Thomas Hall 3510, Box 7617
Raleigh, NC 27695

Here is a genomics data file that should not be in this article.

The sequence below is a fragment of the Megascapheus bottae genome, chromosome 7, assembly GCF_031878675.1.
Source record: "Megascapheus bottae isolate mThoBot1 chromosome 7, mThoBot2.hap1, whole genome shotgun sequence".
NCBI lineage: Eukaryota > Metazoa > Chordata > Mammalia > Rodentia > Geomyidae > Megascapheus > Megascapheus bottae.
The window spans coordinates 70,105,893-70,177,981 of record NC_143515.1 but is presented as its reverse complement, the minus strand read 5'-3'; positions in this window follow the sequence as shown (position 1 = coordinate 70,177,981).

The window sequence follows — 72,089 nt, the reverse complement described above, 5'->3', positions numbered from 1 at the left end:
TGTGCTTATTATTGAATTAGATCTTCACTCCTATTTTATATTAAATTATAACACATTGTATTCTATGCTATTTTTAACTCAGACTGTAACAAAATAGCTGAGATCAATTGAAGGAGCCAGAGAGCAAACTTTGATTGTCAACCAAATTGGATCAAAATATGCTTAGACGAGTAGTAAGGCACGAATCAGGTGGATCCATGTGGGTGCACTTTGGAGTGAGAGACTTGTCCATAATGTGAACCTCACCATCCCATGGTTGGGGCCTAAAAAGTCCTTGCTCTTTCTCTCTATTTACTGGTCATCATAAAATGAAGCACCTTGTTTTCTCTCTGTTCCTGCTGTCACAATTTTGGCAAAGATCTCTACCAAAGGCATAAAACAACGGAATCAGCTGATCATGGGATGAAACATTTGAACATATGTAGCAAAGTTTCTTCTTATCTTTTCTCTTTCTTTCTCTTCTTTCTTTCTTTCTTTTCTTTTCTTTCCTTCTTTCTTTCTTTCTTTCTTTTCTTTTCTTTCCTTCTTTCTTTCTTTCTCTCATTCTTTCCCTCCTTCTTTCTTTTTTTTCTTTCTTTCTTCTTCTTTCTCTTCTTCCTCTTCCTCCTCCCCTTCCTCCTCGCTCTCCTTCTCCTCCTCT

My lab studies cell cycle regulatory systems that are essential in maintaining genome stability and preventing mis-segregation of chromosomes during mitosis. We are studying the spindle assembly checkpoint using a combination of genetic and molecular genetic and cell biological approaches. The spindle assembly checkpoint is a regulatory mechanism that inhibits the onset of anaphase until all chromosomes achieve bipolar orientation on the spindle. We have recently identified complexity in the upstream signaling components that are evolutionarily conserved from yeast to humans. My lab, in collaboration with Todd Stukenberg’s lab (University of Virginia) has identified a conserved mechanism that moderates the spindle assembly checkpoint signal by controlling how the signal is extinguished. In addition, we have discovered crosstalk between the spindle assembly checkpoint and the DNA damage checkpoint that regulates the integrity of the response to DNA damage. Environmental agents in in addition to mutations that alter DNA replication induce the central protein kinases of the DNA damage response, ATM and ATR, to phosphorylate and activate spindle assembly checkpoint. We are using high throughput genetic screens to identify novel genes involved in both the spindle assembly and DNA damage checkpoints and gain new insights into how these are important.